A New Campaign Asks Facebook Users to Pledge to Log Off Facebook Makes a Cyber Freedom Pledge For All Users
The digital revolution in the past two decades has wrought a vast array of social, political, and social media platforms. That has made it particularly difficult for Facebook users to choose what apps they want to use or what content they want to share. A new digital freedom campaign called Blackout Facebook wants to give users more information about what Facebook offers and what it allows and encourages them to do in return. The campaign asks Facebook users to use their own vison services, in solidarity with Facebook users around the world.
The platform essentially grants any and all app developers the ability to post from Facebook without any responsibility for those post’s authenticity or privacy.
Blackout Facebook seems like a great, principled idea, but one that would bring more backlash and abuse than gain. First, let’s think about the context of the digital age.
As Facebook became an Internet juggernaut, it established one of the first classified ad sites. With billions of page views a day, Facebook already faces a lot of risk of abuse of personal data. If Facebook builds a surveillance empire that has enough power over people, the Facebook users who engage with the platform will begin to question what happens with the data.
Facebook historically had even more authority over the social networking arena. When Facebook came into its own in 2007, the traditional social networks were subject to a lot of community control and monitoring that didn’t seem to apply to a site that is routinely used to share sensitive personal information. Today’s rampant hate and violence make those controls seem particularly irrelevant. As Facebook now has so much power over its userbase, any app on the platform will find it easier to sell their data to repressive governments that might issue an “off with your head” directive.
When it comes to social media tools, the concept of privacy is already very subjective. On one hand, Facebook in particular makes the task of social media activism incredibly difficult. As the primary means of communication for a majority of people, putting pressure on the company can put individual voices in the public consciousness in ways that other forms of activism simply cannot. Creating a site where each Facebook user posts to choose what kind of content will make Facebook’s content available to them or not puts Facebook’s creators in the unique position of having to make some of the basic democratic decisions themselves. Facebook’s ability to gather data, and then share it with its developers, puts it in a no-win situation.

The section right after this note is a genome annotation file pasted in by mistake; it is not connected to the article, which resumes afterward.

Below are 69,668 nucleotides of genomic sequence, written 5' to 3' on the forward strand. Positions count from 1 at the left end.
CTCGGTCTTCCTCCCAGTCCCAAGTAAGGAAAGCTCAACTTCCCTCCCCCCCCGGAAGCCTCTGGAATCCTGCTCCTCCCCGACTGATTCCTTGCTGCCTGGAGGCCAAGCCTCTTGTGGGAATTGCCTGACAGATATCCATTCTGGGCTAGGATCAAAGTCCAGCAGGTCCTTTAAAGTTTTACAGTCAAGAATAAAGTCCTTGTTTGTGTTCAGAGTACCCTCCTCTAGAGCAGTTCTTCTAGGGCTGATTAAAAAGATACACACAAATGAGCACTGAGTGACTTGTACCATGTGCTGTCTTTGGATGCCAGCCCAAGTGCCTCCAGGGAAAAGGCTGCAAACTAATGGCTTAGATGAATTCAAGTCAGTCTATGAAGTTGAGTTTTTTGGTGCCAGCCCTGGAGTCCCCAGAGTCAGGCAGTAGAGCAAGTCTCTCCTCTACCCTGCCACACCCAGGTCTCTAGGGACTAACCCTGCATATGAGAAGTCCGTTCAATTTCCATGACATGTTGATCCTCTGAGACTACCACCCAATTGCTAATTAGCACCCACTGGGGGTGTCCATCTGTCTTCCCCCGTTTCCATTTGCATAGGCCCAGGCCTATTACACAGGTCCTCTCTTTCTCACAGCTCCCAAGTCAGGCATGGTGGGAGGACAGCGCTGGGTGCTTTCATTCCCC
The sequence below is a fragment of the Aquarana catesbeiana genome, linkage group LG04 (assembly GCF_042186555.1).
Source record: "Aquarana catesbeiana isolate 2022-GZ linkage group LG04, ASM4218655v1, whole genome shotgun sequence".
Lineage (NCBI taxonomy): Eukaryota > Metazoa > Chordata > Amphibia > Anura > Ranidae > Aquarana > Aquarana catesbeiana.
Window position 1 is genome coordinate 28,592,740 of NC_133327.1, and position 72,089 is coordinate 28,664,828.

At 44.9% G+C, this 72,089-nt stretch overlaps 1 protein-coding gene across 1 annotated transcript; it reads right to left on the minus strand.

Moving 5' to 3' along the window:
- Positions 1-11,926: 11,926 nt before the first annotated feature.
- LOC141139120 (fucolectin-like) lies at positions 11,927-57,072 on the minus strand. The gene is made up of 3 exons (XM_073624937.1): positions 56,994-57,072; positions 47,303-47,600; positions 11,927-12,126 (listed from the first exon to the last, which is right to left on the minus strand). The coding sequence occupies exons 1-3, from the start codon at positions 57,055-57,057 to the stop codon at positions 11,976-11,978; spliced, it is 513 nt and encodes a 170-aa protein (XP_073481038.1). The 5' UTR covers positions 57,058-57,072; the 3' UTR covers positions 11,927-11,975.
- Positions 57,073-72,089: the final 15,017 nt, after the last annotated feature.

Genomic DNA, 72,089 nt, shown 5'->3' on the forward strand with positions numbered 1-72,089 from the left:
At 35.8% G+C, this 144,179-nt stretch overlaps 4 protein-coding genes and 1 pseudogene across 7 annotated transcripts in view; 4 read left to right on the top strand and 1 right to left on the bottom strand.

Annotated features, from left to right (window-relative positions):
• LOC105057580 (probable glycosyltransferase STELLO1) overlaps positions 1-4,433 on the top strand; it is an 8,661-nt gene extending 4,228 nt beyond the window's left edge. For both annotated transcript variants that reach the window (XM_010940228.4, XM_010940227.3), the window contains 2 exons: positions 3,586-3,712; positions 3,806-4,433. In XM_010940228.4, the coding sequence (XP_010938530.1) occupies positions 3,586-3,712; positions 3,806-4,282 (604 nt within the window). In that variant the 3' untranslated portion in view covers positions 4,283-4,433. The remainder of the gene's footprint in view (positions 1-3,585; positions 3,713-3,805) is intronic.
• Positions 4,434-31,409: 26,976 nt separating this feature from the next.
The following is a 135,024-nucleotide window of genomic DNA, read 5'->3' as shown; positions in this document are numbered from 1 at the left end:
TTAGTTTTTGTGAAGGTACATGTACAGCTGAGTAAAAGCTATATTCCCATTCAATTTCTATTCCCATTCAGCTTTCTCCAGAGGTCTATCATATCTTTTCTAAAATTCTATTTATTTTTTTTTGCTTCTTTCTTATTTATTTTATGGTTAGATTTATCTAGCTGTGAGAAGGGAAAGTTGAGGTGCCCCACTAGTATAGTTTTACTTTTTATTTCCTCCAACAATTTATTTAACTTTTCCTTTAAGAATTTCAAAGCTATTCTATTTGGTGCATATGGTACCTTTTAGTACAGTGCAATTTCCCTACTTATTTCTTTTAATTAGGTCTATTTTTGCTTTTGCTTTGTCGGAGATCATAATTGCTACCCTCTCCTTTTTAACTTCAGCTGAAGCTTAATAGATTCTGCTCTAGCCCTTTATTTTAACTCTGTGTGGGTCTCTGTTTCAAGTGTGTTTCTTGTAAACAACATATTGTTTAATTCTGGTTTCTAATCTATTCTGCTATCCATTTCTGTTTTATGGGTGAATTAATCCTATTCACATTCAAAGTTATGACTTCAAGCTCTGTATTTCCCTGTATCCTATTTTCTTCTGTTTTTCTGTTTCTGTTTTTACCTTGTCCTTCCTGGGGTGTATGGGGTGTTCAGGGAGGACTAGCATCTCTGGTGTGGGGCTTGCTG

That said, allowing users to take control of their content may actually limit the ease with which Facebook can further control users. If Facebook makes its content available to every Facebook user, a problem on its hands is an endless knot of suckers who can access their content and spam content, despite how they use the app. This amount of harmful content flooding the platform would probably make it hard for Mark Zuckerberg to sell a new site like Hyper or Facebook Identity to users, even if that site was constructed from the ground up.
That alone makes the Blackout Facebook campaign misguided at best, especially when it is premised on a workable vision of social media, rather than from a more personal one that will affect users more directly.
The four elements of the Blackout Facebook campaign are:
1. Delete Facebook on May 15, together with other similar actions around the world.
2. Donate to organizations like Electronic Frontier Foundation to promote the digital civil rights movement.
3. Ask your friends to do the same.
4. Sing the “Shut Facebook Down” song.
Blackout Facebook reminds me of this weird hacker goal shared by one of my college professors: “If the signal must go away, what is your signal?” Such a schizoid, technology-driven view of humanism is a historical anomaly; the idea that technology creates more problems than it solves simply isn’t acceptable. With a new generation that grew up with digital devices as their window into the world, perhaps we should be more cautious before jumping in the sand with Facebook.